The Netherlands: The Dutch cabinet announced Friday that it is moving ahead with plans to effectively bar foreigners from the country's famous cannabis coffee shops. It plans to turn the coffee shops into private clubs limited to 1,500 members, who can only join if they are over 18 and can prove they are Dutch citizens or legal residents, according to Dutch News.
The Netherlands: Dutch to Ban Foreigners from Coffee Shops!
While the government must win approval from the Dutch Supreme Court for its ban on foreigners, it hopes to accomplish as much by limiting membership in the clubs. Proprietors will be forced to choose between local customers and foreign visitors. The Netherlands has for more than 30 years tolerated the possession and sale of small amounts of marijuana, turning the country into a mecca for marijuana aficionados from around the world.
But the conservative coalition government tilted even further to the right after the last election by the addition of the far-right anti-immigrant party of politician Geert Wilders, is now tightening the screws in a bid to reduce drug tourism and what it says is crime and nuisance associated with the coffee shops. "In order to tackle the nuisance and criminality associated with coffee shops and drug trafficking, the open-door policy of coffee shops will end," the Dutch health and justice ministers wrote in a letter to the country's parliament on Friday.
But officials in Amsterdam, home to 220 of the country's 500 or so cannabis cafes, said the proposals to turn the cafes into provide clubs would actually increase criminality and reduce public safety. The city council there opposes the move. "We are concerned about the problems that will arise from large-scale street dealing," said a spokesman for Amsterdam Mayor Eberhard van der Laan. "There are also health concerns, because with street dealing we cannot monitor the quality of the soft drugs or the age of the buyers," he said.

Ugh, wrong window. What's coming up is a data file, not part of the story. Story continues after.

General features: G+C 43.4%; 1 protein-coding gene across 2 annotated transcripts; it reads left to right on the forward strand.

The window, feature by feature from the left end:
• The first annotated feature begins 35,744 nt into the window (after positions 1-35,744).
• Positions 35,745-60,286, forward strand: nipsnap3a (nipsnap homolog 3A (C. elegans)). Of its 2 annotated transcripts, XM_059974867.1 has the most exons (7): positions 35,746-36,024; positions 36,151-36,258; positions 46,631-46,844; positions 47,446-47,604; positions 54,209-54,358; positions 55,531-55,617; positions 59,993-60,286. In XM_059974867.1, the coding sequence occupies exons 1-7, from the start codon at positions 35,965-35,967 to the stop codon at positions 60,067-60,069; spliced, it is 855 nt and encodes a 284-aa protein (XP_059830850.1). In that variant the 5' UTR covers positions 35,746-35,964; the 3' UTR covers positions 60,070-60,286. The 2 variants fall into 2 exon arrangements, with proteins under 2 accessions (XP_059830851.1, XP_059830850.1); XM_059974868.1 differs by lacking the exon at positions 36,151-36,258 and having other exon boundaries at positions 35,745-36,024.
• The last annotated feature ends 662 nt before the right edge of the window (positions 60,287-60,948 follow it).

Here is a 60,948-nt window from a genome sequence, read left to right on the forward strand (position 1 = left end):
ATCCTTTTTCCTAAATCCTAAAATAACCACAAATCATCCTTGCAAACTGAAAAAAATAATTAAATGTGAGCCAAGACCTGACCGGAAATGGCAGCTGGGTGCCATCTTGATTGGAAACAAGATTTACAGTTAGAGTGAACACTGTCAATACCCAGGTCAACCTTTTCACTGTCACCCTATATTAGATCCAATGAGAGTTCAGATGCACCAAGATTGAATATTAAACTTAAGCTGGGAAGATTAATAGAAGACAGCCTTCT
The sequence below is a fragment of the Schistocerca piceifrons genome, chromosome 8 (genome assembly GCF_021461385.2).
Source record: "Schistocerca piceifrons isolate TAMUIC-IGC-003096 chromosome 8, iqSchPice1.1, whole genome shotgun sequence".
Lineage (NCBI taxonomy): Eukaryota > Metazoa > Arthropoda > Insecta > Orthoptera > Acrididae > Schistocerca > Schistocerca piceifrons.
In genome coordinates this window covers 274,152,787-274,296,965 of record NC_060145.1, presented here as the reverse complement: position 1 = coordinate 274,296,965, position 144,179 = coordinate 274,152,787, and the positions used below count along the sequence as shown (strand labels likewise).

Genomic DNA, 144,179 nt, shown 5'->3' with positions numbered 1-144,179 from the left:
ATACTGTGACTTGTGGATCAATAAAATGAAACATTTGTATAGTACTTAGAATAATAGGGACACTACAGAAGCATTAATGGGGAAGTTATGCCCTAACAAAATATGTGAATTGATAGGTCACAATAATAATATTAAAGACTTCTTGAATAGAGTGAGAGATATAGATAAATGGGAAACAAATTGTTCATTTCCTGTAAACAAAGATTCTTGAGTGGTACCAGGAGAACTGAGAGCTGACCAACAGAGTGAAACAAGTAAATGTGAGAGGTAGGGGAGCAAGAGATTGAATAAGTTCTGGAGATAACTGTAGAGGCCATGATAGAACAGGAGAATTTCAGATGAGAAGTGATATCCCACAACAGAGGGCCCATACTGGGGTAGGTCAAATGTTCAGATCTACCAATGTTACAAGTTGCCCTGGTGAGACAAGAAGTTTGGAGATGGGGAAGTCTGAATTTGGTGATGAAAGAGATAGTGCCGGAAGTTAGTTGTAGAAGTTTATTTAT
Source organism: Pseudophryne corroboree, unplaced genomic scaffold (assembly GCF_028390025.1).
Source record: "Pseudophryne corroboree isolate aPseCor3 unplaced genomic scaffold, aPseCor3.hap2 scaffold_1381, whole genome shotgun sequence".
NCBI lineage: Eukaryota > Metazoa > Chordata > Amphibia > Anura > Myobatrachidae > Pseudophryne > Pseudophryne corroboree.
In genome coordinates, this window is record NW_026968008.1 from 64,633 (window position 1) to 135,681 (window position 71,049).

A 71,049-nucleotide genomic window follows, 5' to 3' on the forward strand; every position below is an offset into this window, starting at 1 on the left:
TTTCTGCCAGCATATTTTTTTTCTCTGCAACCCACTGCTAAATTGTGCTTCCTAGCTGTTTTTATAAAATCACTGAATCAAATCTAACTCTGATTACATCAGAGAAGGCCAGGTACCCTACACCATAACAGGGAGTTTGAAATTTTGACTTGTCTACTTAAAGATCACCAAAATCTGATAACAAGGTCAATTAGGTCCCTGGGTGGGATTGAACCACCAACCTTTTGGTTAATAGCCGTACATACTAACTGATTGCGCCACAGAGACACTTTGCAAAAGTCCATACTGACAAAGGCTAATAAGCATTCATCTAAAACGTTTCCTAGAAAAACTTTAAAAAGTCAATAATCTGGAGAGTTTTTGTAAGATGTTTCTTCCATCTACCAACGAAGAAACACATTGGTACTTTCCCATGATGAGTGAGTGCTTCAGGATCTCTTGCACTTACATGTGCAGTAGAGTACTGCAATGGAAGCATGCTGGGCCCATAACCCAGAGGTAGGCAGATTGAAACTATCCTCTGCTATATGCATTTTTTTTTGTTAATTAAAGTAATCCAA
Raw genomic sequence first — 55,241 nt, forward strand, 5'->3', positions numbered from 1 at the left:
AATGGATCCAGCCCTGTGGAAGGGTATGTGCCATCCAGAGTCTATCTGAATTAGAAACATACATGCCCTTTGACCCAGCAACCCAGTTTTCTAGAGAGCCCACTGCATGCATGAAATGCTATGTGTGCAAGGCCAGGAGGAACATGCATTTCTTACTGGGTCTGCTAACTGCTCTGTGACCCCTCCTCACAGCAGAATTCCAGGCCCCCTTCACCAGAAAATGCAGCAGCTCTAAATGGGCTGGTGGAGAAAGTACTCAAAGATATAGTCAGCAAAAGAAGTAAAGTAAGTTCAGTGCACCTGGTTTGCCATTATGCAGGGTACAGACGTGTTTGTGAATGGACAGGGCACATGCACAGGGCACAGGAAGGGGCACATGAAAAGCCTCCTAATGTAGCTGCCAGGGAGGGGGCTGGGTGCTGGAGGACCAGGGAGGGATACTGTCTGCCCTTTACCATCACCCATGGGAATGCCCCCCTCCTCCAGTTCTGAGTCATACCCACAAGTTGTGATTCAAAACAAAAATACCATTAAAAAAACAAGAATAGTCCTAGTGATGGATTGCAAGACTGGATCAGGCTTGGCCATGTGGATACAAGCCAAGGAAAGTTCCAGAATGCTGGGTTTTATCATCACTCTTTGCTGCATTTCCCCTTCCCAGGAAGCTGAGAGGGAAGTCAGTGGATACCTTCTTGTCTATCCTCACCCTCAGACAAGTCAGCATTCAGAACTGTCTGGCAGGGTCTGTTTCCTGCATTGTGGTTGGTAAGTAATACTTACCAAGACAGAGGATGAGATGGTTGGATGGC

The plan will be rolled out in the border provinces of Limburg, Noord Brabant and Zeeland by the end of the year and the rest of the country next year, government officials said. USA: Three Medical Marijuana Bills Filed in Congress
A bipartisan group of US representatives filed three medical marijuana-related bills in Congress Wednesday. The three bills aim at protecting medical marijuana patients, caregivers, and providers from ongoing federal arrests, prosecutions, and harassment.
The trio of bills is a clear signal to the Obama administration that disenchantment with its approach to medical marijuana is growing in Congress.
While the Obama Justice Department declared in its famous 2009 memo that it would not go after medical marijuana operations in compliance with state laws in states where it is legal, federal prosecutors and the DEA have continued to arrest and prosecute medical marijuana providers.
In the past few month, US attorneys in states implementing or contemplating regulated and licensed medical marijuana dispensaries have sent threatening letters to state officials warning that marijuana is still illegal under federal law and that even state employees could be at risk of arrest. Meanwhile, the DEA has been sitting on a nine-year-old petition to reschedule marijuana under the Controlled Substances Act.USA: Washington Medical Marijuana Dispensary Bill Dies
There will be no medical marijuana dispensary legislation coming out of Olympia this year. State Sen. Jeanne Kohl-Welles (D-Seattle), the chief legislative backer of the effort, announced Tuesday that she was giving up for this session and called it the greatest disappointment of her career at the state house.
Earlier this year, Kohl-Welles successfully shepherded a dispensary and patient registry bill through the legislature, only to see it gutted by Gov. Chris Gregoire's (D) veto pen. Gregoire vetoed dispensary and patient registry provisions in the bill after federal prosecutors in the state warned that state employees involved in registering or licensing dispensaries could face federal prosecution.
USA: Arizona Governor Moves to Block Medical Marijuana DispensariesArizona Gov. Jan Brewer (R) announced at a Tuesday afternoon press conference that she has instructed the state attorney general to file a federal lawsuit to seek clarification of the legality of the state's medical marijuana law.
That means that the dispensary licensing portion of the program will most likely be put on hold pending a "declaratory judgment" sought by the governor. Under the Arizona law, most patients would have to rely on a system of licensed dispensaries to obtain their medicine. They or their caregivers cannot grow their own unless they live more than 25 miles from a dispensary.
Brought to you by The Greenish Warbler
June 1st 2011
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